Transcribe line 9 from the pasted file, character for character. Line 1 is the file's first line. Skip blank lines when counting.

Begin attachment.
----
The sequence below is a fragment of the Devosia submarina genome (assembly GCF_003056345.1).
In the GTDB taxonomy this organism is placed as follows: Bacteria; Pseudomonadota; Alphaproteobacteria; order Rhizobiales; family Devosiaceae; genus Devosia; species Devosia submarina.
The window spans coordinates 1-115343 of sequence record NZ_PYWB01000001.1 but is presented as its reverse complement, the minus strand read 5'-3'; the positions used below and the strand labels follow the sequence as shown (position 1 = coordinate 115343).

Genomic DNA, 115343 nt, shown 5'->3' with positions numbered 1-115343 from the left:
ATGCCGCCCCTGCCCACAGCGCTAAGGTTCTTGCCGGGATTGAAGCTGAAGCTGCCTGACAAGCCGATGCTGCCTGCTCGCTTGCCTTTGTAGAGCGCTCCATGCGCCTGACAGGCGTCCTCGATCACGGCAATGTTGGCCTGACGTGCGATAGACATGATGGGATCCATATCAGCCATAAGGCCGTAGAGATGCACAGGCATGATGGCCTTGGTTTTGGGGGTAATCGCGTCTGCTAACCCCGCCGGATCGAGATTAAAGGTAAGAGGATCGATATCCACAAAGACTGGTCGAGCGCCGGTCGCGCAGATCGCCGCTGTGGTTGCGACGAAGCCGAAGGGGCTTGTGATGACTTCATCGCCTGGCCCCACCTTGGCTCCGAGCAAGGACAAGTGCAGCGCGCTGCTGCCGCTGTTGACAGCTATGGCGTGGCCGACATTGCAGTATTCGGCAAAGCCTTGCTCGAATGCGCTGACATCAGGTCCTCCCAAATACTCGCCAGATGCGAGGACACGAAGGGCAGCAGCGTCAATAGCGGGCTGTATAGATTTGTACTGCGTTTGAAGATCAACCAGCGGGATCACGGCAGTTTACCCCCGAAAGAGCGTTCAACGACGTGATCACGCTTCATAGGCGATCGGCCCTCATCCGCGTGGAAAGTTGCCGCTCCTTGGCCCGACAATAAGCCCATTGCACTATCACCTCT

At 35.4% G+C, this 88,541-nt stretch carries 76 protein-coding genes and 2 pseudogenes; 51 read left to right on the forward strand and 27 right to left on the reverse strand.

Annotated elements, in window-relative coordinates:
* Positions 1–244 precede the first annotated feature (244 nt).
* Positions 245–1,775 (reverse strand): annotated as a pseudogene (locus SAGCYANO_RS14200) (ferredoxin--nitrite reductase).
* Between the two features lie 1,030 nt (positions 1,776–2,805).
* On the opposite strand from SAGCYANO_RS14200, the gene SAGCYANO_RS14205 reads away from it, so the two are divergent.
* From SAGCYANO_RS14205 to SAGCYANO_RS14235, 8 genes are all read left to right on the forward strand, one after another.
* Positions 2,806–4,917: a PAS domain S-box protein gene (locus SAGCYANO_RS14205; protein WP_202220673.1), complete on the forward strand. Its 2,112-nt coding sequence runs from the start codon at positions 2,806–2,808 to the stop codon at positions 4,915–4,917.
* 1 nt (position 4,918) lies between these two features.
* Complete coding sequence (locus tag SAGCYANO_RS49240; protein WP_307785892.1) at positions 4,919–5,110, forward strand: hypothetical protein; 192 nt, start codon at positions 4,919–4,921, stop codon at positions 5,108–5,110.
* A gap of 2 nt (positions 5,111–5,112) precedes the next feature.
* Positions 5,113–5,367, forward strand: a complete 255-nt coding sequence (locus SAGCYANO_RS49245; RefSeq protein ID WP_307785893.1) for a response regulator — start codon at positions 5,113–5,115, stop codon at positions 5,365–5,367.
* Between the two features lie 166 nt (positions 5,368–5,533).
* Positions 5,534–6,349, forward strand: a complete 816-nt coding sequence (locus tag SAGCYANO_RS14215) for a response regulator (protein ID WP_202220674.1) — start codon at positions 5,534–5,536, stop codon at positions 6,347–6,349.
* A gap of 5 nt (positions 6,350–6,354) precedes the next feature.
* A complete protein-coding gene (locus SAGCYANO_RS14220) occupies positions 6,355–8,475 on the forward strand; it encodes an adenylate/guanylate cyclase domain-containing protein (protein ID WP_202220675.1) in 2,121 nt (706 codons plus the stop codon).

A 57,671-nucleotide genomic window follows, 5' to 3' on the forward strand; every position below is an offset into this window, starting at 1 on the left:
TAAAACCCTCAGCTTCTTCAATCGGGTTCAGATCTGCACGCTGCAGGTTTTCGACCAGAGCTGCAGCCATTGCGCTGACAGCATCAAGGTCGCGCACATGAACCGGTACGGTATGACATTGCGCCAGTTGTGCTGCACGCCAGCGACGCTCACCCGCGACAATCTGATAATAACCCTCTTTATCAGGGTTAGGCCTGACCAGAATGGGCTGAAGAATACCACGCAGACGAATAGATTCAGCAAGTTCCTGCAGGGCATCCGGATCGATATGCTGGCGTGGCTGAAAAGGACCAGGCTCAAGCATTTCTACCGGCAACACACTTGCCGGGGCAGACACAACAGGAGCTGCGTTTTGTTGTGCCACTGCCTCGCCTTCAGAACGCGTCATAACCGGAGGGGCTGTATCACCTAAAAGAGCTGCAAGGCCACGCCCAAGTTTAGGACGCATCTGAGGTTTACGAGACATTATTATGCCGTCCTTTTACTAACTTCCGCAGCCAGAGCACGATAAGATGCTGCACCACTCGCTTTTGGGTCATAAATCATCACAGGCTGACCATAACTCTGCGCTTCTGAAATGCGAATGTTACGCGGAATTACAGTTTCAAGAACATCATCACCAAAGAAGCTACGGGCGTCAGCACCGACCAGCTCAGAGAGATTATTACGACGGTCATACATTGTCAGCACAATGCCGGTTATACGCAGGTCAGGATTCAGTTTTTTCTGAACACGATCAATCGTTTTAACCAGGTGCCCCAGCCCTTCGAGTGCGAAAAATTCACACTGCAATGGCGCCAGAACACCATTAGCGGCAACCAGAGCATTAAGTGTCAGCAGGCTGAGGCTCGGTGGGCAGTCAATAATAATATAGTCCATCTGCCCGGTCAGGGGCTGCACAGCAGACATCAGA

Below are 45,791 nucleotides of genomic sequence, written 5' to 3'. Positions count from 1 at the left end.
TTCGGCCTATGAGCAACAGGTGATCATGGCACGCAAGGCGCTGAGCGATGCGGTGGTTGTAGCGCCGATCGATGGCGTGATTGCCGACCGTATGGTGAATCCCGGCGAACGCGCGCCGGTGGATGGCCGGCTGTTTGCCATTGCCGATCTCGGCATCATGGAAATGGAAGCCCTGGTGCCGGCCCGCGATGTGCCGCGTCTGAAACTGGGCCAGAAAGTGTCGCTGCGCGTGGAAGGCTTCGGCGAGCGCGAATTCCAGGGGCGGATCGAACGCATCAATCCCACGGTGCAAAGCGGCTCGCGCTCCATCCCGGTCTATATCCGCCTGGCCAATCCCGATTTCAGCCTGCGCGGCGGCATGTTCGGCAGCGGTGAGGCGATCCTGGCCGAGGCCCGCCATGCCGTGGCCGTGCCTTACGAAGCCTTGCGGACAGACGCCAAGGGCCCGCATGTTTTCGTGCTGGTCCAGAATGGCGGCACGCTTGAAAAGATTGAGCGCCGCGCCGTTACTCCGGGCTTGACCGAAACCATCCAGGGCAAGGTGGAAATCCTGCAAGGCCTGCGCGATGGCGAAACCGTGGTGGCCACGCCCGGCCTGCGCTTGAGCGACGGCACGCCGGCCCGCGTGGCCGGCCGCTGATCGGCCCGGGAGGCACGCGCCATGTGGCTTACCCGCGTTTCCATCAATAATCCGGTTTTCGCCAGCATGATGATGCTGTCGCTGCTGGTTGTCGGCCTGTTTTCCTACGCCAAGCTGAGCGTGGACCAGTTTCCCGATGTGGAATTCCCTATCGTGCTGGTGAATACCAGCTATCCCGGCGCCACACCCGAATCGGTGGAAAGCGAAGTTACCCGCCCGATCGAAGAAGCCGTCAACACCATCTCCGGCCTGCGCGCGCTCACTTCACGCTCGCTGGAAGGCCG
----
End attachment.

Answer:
* Positions 245–1,775 (reverse strand): annotated as a pseudogene (locus SAGCYANO_RS14200) (ferredoxin--nitrite reductase).